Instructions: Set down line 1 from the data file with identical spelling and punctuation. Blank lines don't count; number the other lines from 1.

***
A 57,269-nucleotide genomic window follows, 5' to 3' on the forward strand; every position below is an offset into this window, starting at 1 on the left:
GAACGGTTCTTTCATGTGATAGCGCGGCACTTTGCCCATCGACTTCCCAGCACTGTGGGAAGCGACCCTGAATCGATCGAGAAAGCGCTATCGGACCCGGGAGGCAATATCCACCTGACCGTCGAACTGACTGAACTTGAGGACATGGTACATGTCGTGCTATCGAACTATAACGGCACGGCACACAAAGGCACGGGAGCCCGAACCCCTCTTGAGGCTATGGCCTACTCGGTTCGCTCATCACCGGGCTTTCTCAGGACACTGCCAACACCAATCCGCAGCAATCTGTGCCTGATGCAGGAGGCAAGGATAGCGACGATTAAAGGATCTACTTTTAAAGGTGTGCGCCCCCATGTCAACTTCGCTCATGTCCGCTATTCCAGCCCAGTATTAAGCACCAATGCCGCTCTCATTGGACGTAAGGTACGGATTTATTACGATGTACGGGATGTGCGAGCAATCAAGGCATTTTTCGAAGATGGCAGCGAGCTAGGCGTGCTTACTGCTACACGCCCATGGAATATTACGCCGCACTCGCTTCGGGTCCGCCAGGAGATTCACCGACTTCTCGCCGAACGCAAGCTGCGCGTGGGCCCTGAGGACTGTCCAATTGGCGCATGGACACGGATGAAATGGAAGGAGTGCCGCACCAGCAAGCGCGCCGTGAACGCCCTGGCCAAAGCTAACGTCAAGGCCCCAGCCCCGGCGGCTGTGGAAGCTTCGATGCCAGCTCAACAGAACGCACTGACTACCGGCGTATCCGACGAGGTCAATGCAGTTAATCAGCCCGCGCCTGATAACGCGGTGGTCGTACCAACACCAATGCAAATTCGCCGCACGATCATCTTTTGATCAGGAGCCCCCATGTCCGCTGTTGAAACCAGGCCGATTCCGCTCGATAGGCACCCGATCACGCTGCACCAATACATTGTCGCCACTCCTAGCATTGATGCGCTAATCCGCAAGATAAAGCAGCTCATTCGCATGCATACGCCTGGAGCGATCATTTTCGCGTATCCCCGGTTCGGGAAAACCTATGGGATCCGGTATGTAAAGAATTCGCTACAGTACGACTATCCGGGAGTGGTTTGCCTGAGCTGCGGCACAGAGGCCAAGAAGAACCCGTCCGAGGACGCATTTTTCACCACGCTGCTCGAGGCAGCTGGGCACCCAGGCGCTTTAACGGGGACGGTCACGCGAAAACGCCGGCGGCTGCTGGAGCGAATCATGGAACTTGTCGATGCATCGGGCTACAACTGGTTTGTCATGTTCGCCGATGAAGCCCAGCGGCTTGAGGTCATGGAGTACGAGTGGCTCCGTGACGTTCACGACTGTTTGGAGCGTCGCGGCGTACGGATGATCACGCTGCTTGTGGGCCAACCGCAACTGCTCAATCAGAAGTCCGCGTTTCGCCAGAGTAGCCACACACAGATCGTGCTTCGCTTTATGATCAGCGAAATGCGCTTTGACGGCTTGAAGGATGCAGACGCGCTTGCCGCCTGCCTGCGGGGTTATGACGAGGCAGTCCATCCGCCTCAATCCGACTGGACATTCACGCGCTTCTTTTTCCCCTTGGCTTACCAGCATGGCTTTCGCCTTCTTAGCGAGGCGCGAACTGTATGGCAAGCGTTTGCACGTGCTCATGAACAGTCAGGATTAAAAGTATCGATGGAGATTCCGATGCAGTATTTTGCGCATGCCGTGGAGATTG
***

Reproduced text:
A 57,269-nucleotide genomic window follows, 5' to 3' on the forward strand; every position below is an offset into this window, starting at 1 on the left: